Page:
Then comes the delightful moment when, without pushing, suddenly you are no longer soto but uchiand a lasting relationship has been formed. Theatre director Suzuki Tadashi said his world was like a skin that he would not let anyone penetrate, but after Welfare State International from UK performed at his festival in Toga Mura and he took a production to London, the barriers were down.

So the theme has been outward forms and hidden meanings, just as in the arts. Which brings me to the Sainsibury Institute for the Study of Japanese Arts and Cultures and why I am so glad to have been associated in a small way with its growth and development. The surface attractions of Japanese culture are obvious -” from Yayoi archaeology to the art of Yayoi Kusama” as my art-historian wife says – but without explication and interpretation, based on research, intimate knowledge of the field and close contact with Japanese counterparts, the underlying significance of outward forms can remain unrevealed. We are lucky to have in Norwich a team that does so much to open our minds to new ways of seeing.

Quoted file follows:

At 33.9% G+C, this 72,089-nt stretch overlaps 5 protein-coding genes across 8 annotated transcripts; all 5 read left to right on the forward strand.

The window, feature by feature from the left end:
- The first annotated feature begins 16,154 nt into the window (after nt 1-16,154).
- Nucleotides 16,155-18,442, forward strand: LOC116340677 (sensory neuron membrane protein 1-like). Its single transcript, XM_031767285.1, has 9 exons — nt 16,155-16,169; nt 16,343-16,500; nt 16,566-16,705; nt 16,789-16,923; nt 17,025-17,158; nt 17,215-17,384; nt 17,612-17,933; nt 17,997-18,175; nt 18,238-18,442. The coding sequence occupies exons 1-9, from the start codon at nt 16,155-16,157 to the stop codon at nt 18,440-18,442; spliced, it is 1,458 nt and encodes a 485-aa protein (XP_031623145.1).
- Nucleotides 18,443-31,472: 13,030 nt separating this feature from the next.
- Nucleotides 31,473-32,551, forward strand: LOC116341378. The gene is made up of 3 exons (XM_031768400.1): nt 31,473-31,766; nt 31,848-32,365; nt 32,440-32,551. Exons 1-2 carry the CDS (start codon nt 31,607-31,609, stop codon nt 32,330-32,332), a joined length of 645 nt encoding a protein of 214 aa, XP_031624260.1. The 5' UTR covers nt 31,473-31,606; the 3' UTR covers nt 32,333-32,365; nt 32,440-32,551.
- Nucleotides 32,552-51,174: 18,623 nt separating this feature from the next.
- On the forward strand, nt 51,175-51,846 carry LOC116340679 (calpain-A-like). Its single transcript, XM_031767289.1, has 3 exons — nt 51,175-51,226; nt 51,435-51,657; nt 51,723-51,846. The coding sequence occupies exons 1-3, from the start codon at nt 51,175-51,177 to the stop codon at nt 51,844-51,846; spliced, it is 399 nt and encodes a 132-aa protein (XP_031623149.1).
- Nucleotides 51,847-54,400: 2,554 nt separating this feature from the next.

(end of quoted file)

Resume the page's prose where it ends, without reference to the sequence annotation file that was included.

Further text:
Mike Barrett OBE